Landscape potential for the adoption of crop cultivation: Role of local soil properties and groundwater table rise during 6000-5400 BP in Flevoland (central Netherlands)

D.F.A.M. van den Biggelaar, S.J. Kluiving, S.J.P. Bohncke, R.T. van Balen, C. Kasse, M.A. Prins, J. Kolen

Research output: Contribution to JournalArticleAcademicpeer-review

Abstract

This paper presents a new perspective for the temporal variation of crop cultivation adoption during the period 6000-5400BP in Flevoland (central Netherlands) based on the spatial evolution of soils and hydrology. To determine the role of soil properties and groundwater level rise in the adoption of crop cultivation in wetlands, mapping of the mid-Holocene palaeotopography, palaeohydrology, soil conditions and distribution of Swifterbant archaeological remains was combined with grain size analyses of cored sediments in two selected study areas. Results show that the low natural fertility and water holding capacity of the sandy soils on the Pleistocene surface in southern Flevoland compared to the loamy soils in the northern part of Flevoland, can explain the lack of crop cultivation in the south. The relation between natural soil fertility and initial adoption of crop cultivation in the IJssel/Vecht valley corresponds with examples from other wetlands in northwest Europe.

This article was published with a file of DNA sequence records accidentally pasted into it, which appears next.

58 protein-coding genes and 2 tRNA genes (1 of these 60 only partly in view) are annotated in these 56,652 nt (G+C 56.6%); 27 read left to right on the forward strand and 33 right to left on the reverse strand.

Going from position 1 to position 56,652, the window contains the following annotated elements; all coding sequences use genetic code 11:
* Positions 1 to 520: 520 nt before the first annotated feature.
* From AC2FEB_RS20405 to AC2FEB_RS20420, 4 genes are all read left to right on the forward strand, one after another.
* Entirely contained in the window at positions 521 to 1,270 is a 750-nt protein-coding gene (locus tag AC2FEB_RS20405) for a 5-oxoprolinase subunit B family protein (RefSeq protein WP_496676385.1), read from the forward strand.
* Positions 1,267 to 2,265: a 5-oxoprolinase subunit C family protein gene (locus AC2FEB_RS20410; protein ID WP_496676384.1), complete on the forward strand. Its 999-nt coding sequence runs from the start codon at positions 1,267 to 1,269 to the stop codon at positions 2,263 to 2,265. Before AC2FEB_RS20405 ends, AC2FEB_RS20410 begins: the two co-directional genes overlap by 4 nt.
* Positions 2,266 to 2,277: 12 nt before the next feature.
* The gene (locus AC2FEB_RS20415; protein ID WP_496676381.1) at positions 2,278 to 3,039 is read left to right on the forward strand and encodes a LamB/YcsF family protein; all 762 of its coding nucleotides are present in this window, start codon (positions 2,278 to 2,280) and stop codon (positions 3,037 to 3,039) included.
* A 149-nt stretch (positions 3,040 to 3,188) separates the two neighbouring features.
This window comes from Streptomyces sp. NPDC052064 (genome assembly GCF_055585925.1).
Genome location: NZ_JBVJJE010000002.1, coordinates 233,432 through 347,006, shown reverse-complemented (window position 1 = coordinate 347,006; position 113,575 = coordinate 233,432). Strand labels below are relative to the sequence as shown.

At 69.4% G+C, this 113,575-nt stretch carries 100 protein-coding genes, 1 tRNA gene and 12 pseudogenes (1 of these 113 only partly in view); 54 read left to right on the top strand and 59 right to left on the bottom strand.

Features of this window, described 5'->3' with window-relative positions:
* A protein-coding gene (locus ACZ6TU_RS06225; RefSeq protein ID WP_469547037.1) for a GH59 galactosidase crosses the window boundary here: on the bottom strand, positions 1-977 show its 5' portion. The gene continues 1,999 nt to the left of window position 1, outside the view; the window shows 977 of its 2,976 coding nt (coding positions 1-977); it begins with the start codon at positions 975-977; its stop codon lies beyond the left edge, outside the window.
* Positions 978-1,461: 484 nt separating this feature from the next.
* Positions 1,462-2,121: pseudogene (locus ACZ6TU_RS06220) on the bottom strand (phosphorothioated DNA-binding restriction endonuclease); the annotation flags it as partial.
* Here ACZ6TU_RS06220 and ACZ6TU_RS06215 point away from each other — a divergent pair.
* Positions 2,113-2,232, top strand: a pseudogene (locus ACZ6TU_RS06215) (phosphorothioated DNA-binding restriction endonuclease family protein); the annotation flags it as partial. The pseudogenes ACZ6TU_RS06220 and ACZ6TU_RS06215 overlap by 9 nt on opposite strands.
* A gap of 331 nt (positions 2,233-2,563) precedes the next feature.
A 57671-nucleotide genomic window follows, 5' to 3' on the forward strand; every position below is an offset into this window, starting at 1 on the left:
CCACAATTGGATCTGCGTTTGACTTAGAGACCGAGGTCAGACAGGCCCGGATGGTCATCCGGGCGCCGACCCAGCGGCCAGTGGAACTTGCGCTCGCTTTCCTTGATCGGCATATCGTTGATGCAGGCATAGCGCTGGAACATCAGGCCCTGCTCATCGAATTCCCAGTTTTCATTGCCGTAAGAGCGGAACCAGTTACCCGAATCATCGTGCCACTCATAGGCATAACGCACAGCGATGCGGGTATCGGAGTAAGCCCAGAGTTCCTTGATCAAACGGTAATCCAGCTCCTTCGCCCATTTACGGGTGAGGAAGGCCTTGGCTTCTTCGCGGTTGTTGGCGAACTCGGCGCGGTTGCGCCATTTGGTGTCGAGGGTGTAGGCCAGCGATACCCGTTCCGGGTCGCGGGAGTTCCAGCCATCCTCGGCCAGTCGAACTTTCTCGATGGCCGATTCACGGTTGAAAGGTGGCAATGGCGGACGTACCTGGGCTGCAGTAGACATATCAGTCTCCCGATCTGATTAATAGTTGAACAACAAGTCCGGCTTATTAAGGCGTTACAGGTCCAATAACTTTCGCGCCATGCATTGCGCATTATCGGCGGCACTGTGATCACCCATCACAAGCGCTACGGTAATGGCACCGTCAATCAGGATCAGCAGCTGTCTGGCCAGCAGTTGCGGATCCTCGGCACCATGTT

Original languageEnglish
Pages (from-to)77-95
JournalQuaternary International
Volume367
DOIs
Publication statusPublished - 2015

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